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Doggy dramas

Ashley Robinson’s dog George takes a turn for the worse, prompting a trip to the 24-hour vet and causing a moment of mild panic.

I wrote a column a few weeks ago about my new dog George, who is a kelpie cattle dog crossed with a highly intelligent alien? But he is not as smart as he thinks he is, as the other night he started coughing and dry retching like a two-packet-a-day smoker. This went on all Saturday night, and I had a 3.30am start the next morning at work seeing off our Straddie Camp teenagers. When I left he was looking decidedly unhappy, but appeared only to have the cough, as he was moving around okay.

About 8.30, old mate sent me a text to say I need to take him to the vet as its getting worse. So I go home, pick him up and take him to North Coast Emergency 24-hour vet. Now, ‘emergency’ and ‘24-hour’ in the same sentence means to me $$$$$, so George probably needs to get a job was what I was thinking as I drove him out there. In saying that, we got awesome service, apart from the exposed aggregate concrete in front of the building that he wouldn’t walk on.

Just to digress, for some reason when we walk, he will cross the road away from any driveways with exposed pebbles or big tiles, as they mustn’t have them in Mars, where part of him comes from.

So he has swallowed something he shouldn’t have and has to stay in to see if they can suck it out and I go back to work, not before handing my credit card over. So at this stage, both George and I are in pain together. I go back after the successful operation and pick him up and am greeted with the fact that the quote they gave me was actually way over what it actually cost, so I was sort of happy about my dog’s wellbeing and my bank account.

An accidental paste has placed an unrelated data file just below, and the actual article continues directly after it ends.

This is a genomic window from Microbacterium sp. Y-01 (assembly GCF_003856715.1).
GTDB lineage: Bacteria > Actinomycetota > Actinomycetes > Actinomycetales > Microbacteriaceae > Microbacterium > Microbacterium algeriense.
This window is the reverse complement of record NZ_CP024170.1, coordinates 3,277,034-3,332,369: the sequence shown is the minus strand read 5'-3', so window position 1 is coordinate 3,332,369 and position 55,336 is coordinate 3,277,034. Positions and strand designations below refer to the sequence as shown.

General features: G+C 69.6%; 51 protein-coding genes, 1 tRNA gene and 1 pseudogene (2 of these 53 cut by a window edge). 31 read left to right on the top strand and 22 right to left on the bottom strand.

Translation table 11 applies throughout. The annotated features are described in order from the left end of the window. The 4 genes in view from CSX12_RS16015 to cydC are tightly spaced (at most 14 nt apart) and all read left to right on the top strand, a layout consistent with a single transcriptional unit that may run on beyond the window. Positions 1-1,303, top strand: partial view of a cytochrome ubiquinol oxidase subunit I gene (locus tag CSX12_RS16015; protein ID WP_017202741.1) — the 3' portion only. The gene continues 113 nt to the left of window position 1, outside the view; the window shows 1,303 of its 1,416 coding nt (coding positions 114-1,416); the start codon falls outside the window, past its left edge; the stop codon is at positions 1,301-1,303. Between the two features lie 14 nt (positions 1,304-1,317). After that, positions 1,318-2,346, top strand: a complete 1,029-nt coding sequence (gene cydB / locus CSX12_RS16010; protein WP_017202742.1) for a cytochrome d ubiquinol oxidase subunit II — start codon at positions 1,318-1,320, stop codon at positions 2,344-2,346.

I did wonder if being conditioned for the worst is not a bad strategy, but in all seriousness, I was only really worried about George. When I paid the bill, the lovely lady asked me did I think it was expensive and I replied, “Hey you are talking to a bloke who’s wife once paid thousands for a hysterectomy for her bird, so this is fine.”

To top off my day, I went back to work to lock my office and as I switched the lights out, I noticed a snack on my colleague’s desk. It looked like beetroot crisps, so I grabbed a mouthful. It was actually meat woofs – dog food. What a great day.


Ashley Robinson is the manager of Alex Surf Club and the chairman of the Sunshine Coast Falcons.

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